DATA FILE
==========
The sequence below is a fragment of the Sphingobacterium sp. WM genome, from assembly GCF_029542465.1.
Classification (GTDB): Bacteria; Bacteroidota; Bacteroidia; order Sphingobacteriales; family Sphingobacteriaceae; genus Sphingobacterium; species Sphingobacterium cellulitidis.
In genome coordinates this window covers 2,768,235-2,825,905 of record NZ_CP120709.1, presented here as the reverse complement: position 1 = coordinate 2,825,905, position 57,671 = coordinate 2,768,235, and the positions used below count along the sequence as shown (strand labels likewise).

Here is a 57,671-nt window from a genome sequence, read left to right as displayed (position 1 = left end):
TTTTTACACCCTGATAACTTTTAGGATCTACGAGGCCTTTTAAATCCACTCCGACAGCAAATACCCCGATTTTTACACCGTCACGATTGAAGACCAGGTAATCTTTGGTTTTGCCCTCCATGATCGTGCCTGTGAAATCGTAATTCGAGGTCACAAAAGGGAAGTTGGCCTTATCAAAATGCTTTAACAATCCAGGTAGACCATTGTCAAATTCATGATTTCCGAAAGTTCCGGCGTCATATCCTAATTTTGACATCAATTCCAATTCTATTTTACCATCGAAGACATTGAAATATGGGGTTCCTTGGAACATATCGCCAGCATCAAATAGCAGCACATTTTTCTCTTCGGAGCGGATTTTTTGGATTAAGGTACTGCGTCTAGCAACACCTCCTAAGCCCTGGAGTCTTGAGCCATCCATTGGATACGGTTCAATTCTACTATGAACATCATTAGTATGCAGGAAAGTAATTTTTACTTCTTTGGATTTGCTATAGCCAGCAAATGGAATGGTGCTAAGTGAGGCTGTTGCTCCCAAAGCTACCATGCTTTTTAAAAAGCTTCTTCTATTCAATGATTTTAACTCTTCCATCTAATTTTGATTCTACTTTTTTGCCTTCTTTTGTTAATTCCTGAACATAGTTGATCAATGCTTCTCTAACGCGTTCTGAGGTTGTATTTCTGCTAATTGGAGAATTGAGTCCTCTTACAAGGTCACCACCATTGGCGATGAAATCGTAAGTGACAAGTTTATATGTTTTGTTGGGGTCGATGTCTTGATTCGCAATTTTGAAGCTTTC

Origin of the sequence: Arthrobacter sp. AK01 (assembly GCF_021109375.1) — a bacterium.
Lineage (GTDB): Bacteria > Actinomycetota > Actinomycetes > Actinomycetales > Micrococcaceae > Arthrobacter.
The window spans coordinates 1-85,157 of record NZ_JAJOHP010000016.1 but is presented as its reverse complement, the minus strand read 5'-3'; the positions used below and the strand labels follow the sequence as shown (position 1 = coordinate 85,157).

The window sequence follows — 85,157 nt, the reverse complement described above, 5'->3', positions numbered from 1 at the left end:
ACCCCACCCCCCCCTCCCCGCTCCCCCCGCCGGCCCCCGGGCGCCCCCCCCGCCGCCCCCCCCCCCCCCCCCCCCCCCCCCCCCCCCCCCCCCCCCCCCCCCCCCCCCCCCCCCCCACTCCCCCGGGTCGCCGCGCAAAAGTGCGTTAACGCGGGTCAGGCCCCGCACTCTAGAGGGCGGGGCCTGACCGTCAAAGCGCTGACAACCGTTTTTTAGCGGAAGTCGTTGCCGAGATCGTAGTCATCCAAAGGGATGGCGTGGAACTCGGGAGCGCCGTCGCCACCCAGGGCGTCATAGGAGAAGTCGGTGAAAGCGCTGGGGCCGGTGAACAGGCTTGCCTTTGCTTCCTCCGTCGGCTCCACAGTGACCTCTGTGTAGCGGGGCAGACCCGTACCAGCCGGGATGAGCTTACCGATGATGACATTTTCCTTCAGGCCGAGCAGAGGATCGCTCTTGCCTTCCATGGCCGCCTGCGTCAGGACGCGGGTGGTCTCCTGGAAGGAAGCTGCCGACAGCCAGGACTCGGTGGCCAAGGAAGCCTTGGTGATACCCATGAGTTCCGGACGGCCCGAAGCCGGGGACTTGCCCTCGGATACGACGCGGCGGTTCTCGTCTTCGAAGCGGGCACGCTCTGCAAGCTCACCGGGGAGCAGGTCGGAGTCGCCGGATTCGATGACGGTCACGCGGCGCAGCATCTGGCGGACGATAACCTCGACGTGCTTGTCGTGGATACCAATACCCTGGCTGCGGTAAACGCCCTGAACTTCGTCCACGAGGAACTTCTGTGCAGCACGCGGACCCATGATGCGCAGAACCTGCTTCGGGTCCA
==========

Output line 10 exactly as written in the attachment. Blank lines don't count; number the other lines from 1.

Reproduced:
ACCCCACCCCCCCCTCCCCGCTCCCCCCGCCGGCCCCCGGGCGCCCCCCCCGCCGCCCCCCCCCCCCCCCCCCCCCCCCCCCCCCCCCCCCCCCCCCCCCCCCCCCCCCCCCCCCCACTCCCCCGGGTCGCCGCGCAAAAGTGCGTTAACGCGGGTCAGGCCCCGCACTCTAGAGGGCGGGGCCTGACCGTCAAAGCGCTGACAACCGTTTTTTAGCGGAAGTCGTTGCCGAGATCGTAGTCATCCAAAGGGATGGCGTGGAACTCGGGAGCGCCGTCGCCACCCAGGGCGTCATAGGAGAAGTCGGTGAAAGCGCTGGGGCCGGTGAACAGGCTTGCCTTTGCTTCCTCCGTCGGCTCCACAGTGACCTCTGTGTAGCGGGGCAGACCCGTACCAGCCGGGATGAGCTTACCGATGATGACATTTTCCTTCAGGCCGAGCAGAGGATCGCTCTTGCCTTCCATGGCCGCCTGCGTCAGGACGCGGGTGGTCTCCTGGAAGGAAGCTGCCGACAGCCAGGACTCGGTGGCCAAGGAAGCCTTGGTGATACCCATGAGTTCCGGACGGCCCGAAGCCGGGGACTTGCCCTCGGATACGACGCGGCGGTTCTCGTCTTCGAAGCGGGCACGCTCTGCAAGCTCACCGGGGAGCAGGTCGGAGTCGCCGGATTCGATGACGGTCACGCGGCGCAGCATCTGGCGGACGATAACCTCGACGTGCTTGTCGTGGATACCAATACCCTGGCTGCGGTAAACGCCCTGAACTTCGTCCACGAGGAACTTCTGTGCAGCACGCGGACCCATGATGCGCAGAACCTGCTTCGGGTCCA